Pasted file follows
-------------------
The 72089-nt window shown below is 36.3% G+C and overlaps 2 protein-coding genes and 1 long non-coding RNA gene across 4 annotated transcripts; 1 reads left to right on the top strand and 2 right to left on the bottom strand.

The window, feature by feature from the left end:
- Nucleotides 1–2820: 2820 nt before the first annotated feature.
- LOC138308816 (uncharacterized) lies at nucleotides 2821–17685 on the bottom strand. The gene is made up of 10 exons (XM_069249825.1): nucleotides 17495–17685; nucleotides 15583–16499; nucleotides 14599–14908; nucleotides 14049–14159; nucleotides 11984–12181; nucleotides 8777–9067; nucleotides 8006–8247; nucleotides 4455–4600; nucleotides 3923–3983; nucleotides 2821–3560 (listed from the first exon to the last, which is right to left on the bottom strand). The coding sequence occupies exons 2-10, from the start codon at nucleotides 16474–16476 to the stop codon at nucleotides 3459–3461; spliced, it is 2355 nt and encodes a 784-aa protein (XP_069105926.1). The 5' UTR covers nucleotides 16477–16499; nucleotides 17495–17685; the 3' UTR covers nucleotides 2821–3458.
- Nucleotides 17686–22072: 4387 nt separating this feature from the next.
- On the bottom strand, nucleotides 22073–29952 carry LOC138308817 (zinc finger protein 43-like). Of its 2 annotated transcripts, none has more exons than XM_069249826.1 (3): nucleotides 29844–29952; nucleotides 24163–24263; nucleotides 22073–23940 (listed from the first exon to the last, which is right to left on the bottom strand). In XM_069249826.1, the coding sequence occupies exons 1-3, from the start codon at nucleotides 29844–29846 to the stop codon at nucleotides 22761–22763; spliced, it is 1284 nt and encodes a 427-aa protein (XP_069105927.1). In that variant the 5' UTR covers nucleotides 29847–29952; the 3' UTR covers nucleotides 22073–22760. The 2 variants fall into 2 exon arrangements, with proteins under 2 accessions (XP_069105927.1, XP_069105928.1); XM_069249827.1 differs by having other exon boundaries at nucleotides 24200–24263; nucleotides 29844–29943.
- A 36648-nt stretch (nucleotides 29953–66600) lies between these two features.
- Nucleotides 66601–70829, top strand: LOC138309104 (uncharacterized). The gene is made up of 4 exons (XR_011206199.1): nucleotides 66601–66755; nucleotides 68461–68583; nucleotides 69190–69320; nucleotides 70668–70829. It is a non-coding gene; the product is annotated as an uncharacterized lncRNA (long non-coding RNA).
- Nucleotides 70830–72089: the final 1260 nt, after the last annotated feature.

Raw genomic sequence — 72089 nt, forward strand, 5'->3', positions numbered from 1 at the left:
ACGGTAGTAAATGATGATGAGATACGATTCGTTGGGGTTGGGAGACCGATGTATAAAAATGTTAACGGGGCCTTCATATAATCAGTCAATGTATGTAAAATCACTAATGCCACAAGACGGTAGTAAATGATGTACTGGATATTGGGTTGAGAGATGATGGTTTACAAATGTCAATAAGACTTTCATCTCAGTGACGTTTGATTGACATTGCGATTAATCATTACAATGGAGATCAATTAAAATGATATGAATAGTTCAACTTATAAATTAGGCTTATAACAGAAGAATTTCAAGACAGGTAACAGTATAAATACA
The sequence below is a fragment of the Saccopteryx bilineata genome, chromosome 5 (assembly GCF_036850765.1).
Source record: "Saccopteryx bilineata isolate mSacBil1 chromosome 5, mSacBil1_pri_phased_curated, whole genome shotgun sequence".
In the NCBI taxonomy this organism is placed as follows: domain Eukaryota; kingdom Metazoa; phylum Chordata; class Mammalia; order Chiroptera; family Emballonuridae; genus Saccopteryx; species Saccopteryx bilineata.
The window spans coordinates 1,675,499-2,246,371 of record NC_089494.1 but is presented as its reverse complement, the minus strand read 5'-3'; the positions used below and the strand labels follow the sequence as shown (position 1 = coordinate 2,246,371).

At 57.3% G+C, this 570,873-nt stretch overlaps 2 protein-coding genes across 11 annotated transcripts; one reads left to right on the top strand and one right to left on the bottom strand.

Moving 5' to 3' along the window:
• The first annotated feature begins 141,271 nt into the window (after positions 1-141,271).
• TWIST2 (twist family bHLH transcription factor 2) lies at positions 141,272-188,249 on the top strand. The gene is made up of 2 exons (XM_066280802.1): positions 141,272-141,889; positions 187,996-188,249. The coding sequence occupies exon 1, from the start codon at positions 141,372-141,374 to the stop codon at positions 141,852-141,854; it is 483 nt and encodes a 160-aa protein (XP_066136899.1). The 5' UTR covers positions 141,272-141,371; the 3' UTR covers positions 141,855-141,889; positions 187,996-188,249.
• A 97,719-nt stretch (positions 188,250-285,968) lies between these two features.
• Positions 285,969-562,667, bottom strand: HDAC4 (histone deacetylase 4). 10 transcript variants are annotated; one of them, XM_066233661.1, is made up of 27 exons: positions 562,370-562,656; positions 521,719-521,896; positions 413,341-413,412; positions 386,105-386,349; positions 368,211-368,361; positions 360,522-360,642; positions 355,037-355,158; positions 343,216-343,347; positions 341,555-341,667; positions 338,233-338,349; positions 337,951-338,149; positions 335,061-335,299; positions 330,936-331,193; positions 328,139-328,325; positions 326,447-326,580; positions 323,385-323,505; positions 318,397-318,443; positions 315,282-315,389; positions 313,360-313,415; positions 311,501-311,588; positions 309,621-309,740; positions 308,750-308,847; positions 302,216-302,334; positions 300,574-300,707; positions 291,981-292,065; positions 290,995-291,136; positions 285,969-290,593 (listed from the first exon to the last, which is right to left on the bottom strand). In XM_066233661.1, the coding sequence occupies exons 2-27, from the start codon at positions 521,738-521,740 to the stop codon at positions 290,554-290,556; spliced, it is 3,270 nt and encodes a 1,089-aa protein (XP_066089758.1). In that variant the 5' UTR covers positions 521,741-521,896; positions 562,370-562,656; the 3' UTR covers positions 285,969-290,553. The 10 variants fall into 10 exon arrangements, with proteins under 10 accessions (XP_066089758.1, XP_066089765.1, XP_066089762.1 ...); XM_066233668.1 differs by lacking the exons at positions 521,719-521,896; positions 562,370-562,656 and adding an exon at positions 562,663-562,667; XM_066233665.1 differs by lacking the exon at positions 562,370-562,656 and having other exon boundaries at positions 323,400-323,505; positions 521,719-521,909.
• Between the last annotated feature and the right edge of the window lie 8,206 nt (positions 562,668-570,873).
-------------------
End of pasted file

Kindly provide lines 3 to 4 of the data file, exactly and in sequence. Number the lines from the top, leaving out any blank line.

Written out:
- Nucleotides 1–2820: 2820 nt before the first annotated feature.
- LOC138308816 (uncharacterized) lies at nucleotides 2821–17685 on the bottom strand. The gene is made up of 10 exons (XM_069249825.1): nucleotides 17495–17685; nucleotides 15583–16499; nucleotides 14599–14908; nucleotides 14049–14159; nucleotides 11984–12181; nucleotides 8777–9067; nucleotides 8006–8247; nucleotides 4455–4600; nucleotides 3923–3983; nucleotides 2821–3560 (listed from the first exon to the last, which is right to left on the bottom strand). The coding sequence occupies exons 2-10, from the start codon at nucleotides 16474–16476 to the stop codon at nucleotides 3459–3461; spliced, it is 2355 nt and encodes a 784-aa protein (XP_069105926.1). The 5' UTR covers nucleotides 16477–16499; nucleotides 17495–17685; the 3' UTR covers nucleotides 2821–3458.